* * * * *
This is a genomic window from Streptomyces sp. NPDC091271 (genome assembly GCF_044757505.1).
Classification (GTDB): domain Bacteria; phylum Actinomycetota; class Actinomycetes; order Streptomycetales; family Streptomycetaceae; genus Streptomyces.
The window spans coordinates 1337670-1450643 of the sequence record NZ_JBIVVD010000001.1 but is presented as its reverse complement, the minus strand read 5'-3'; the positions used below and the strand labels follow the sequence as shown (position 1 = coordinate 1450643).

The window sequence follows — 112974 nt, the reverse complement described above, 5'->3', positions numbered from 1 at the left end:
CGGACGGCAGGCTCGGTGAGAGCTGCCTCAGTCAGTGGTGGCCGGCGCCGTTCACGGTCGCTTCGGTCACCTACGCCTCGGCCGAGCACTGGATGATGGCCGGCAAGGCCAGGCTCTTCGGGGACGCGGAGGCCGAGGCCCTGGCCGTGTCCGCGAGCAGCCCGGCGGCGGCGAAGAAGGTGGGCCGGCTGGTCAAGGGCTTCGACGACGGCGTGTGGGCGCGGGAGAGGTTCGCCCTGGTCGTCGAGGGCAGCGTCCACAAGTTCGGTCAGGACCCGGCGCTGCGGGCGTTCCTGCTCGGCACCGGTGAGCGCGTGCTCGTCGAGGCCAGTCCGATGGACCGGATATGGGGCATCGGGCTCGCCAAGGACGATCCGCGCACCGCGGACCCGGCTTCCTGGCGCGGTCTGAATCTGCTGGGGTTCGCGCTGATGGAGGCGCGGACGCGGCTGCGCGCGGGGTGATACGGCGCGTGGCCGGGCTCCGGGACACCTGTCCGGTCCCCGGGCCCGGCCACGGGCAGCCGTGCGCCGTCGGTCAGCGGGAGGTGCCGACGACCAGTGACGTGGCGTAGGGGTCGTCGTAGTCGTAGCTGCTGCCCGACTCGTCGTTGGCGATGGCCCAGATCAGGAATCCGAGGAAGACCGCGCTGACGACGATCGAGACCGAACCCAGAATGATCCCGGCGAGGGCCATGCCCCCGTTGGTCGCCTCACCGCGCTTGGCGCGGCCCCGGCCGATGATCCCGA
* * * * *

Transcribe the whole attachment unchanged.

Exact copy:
This is a genomic window from Streptomyces sp. NPDC091271 (genome assembly GCF_044757505.1).
Classification (GTDB): domain Bacteria; phylum Actinomycetota; class Actinomycetes; order Streptomycetales; family Streptomycetaceae; genus Streptomyces.
The window spans coordinates 1337670-1450643 of the sequence record NZ_JBIVVD010000001.1 but is presented as its reverse complement, the minus strand read 5'-3'; the positions used below and the strand labels follow the sequence as shown (position 1 = coordinate 1450643).

The window sequence follows — 112974 nt, the reverse complement described above, 5'->3', positions numbered from 1 at the left end:
CGGACGGCAGGCTCGGTGAGAGCTGCCTCAGTCAGTGGTGGCCGGCGCCGTTCACGGTCGCTTCGGTCACCTACGCCTCGGCCGAGCACTGGATGATGGCCGGCAAGGCCAGGCTCTTCGGGGACGCGGAGGCCGAGGCCCTGGCCGTGTCCGCGAGCAGCCCGGCGGCGGCGAAGAAGGTGGGCCGGCTGGTCAAGGGCTTCGACGACGGCGTGTGGGCGCGGGAGAGGTTCGCCCTGGTCGTCGAGGGCAGCGTCCACAAGTTCGGTCAGGACCCGGCGCTGCGGGCGTTCCTGCTCGGCACCGGTGAGCGCGTGCTCGTCGAGGCCAGTCCGATGGACCGGATATGGGGCATCGGGCTCGCCAAGGACGATCCGCGCACCGCGGACCCGGCTTCCTGGCGCGGTCTGAATCTGCTGGGGTTCGCGCTGATGGAGGCGCGGACGCGGCTGCGCGCGGGGTGATACGGCGCGTGGCCGGGCTCCGGGACACCTGTCCGGTCCCCGGGCCCGGCCACGGGCAGCCGTGCGCCGTCGGTCAGCGGGAGGTGCCGACGACCAGTGACGTGGCGTAGGGGTCGTCGTAGTCGTAGCTGCTGCCCGACTCGTCGTTGGCGATGGCCCAGATCAGGAATCCGAGGAAGACCGCGCTGACGACGATCGAGACCGAACCCAGAATGATCCCGGCGAGGGCCATGCCCCCGTTGGTCGCCTCACCGCGCTTGGCGCGGCCCCGGCCGATGATCCCGA